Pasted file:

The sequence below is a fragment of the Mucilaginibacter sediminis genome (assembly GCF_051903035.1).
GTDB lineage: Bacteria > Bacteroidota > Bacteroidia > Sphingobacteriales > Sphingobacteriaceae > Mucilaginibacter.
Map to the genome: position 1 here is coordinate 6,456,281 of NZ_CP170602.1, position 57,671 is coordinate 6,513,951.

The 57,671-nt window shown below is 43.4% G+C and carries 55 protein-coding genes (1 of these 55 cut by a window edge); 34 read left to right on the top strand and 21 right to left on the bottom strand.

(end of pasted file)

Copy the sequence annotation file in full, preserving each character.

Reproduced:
The sequence below is a fragment of the Mucilaginibacter sediminis genome (assembly GCF_051903035.1).
GTDB lineage: Bacteria > Bacteroidota > Bacteroidia > Sphingobacteriales > Sphingobacteriaceae > Mucilaginibacter.
Map to the genome: position 1 here is coordinate 6,456,281 of NZ_CP170602.1, position 57,671 is coordinate 6,513,951.

The 57,671-nt window shown below is 43.4% G+C and carries 55 protein-coding genes (1 of these 55 cut by a window edge); 34 read left to right on the top strand and 21 right to left on the bottom strand.